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ERIC Number: ED060928
Record Type: Non-Journal
Publication Date: N/A
Pages: 268
Abstractor: N/A
Reference Count: N/A
The Development of New Measures of Cognitive Variables in Elementary School Children (Phase I). Final Report.
Asher, J. William; And Others
Many theorists have proposed formulations to explain the development of concepts in children. One of the most seminal theories for explaining concept development as it pertains to school achievement has come from the work of Piaget. Piaget posits three stages of development. The sensorimotor stage exists from birth to about two years. In this stage, the child is tied to his environment and is forming schemas to cope with his world. In the concrete operational stage, which can be broken into two phases, ages 2-7 and 7-11, the child begins to develop a semiotic function. It is the time of the emergence of the conservations. This stage is called the concrete operational because the child is still tied to reasoning from direct sensory impressions. The final stage is called the stage of propositional thought. In this stage, the child learns to analyze a problem by listing all logical possibilities and testing them systematically. The theories of Piaget and others are analyzed and compared throughout this document. Research literature on which this report is based is presented under the following headings: Review of the Literature on Cognitive Functioning in Elementary School Children; Annotated Bibliography on Cognitive Functioning in Elementary School Children; and Related Measures (review, annotated bibliography, and bibliography on Achievement Testing). (CK)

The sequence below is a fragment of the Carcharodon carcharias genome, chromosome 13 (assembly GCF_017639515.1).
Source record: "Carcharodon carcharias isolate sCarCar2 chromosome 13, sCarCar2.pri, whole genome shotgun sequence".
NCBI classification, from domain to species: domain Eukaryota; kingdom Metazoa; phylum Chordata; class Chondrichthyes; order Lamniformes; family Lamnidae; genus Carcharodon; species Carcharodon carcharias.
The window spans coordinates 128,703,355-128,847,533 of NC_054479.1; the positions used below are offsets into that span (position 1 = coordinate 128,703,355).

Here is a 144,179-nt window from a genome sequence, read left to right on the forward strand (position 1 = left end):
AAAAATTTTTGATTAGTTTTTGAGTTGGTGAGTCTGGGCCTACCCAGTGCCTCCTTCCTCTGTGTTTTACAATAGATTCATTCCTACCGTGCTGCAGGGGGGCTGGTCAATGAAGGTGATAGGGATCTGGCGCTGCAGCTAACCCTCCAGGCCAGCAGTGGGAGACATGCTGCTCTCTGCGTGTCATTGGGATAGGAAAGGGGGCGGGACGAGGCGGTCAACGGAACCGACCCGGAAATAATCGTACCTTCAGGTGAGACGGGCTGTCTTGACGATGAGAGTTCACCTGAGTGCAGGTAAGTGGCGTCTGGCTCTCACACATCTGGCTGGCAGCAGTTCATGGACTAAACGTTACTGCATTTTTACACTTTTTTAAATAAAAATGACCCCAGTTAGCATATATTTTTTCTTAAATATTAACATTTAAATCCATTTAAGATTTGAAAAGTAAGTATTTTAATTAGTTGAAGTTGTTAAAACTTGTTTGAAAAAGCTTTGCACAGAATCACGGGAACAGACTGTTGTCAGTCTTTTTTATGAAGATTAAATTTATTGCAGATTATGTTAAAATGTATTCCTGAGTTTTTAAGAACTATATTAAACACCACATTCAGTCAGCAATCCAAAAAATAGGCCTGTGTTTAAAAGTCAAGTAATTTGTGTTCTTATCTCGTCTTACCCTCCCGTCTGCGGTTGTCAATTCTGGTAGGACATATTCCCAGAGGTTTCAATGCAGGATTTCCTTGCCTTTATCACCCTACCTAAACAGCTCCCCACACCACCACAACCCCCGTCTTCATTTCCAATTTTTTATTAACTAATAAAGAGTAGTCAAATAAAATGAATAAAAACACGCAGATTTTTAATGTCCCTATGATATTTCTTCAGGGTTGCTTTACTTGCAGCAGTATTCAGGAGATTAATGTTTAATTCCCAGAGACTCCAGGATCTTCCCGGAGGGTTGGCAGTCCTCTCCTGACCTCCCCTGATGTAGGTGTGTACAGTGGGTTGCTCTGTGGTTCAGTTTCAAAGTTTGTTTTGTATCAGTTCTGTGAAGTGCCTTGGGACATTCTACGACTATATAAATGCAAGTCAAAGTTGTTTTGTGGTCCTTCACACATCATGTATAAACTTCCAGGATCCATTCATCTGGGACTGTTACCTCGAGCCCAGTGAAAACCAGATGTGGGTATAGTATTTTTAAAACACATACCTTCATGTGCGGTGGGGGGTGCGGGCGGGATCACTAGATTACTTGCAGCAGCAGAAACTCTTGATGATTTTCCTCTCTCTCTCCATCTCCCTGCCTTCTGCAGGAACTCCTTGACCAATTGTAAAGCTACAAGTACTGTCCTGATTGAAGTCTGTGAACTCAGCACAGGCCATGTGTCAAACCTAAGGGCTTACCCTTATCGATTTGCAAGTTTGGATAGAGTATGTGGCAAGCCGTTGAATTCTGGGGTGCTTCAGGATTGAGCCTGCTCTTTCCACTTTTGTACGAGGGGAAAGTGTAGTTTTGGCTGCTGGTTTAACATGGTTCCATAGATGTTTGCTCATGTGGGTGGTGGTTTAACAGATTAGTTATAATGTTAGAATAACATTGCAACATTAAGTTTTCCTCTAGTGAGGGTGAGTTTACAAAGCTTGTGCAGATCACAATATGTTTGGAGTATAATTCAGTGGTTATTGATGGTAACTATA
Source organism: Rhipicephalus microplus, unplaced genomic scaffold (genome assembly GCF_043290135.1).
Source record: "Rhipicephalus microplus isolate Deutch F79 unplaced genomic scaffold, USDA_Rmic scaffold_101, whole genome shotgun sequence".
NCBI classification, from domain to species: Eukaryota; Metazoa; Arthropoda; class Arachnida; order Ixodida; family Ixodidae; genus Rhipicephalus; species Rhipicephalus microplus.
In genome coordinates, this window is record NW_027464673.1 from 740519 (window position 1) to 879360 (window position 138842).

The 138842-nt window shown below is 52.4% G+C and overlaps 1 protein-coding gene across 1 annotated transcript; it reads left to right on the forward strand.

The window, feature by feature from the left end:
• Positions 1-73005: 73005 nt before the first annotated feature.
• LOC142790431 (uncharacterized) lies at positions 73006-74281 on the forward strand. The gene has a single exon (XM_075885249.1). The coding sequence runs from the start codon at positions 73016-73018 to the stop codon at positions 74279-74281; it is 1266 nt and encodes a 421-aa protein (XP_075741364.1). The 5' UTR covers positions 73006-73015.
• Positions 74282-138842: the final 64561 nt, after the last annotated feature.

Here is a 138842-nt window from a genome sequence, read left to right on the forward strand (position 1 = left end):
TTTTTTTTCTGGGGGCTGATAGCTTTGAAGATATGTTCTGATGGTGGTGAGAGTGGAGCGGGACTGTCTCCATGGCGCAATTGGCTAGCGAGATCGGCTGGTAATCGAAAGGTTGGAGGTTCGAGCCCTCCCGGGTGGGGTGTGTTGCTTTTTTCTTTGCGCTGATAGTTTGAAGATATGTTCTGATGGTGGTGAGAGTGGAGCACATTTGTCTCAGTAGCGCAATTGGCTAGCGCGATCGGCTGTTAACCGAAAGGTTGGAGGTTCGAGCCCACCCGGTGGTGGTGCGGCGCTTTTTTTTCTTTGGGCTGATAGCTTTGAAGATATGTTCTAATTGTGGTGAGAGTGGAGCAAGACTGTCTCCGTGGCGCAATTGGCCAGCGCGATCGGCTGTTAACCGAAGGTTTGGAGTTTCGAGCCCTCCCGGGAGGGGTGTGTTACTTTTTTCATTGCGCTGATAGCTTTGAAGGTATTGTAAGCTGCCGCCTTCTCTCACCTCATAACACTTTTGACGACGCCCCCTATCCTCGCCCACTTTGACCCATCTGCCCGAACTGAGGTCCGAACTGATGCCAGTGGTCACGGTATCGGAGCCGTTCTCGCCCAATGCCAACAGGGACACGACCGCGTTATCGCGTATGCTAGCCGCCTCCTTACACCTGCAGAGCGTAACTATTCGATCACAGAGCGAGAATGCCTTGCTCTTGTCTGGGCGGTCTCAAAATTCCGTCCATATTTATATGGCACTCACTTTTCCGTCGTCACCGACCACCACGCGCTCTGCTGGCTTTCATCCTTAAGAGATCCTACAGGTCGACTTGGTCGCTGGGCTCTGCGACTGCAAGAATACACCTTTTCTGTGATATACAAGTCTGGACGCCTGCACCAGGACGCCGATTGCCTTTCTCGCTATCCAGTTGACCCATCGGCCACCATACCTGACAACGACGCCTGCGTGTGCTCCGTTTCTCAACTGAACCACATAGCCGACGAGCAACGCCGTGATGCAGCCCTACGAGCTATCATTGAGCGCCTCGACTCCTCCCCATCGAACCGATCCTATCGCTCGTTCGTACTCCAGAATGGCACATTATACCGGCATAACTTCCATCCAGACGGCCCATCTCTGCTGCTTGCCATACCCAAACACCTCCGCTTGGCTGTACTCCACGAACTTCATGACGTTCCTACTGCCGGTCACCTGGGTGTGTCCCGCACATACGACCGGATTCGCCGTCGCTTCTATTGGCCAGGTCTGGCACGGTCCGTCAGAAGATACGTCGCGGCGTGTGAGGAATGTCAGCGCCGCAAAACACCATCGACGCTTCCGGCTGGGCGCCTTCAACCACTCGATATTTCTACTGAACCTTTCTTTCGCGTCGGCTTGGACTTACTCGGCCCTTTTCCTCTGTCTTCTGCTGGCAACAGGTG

Publication Type: N/A
Education Level: N/A
Audience: N/A
Language: N/A
Sponsor: Bureau of Elementary and Secondary Education (DHEW/OE), Washington, DC.
Authoring Institution: N/A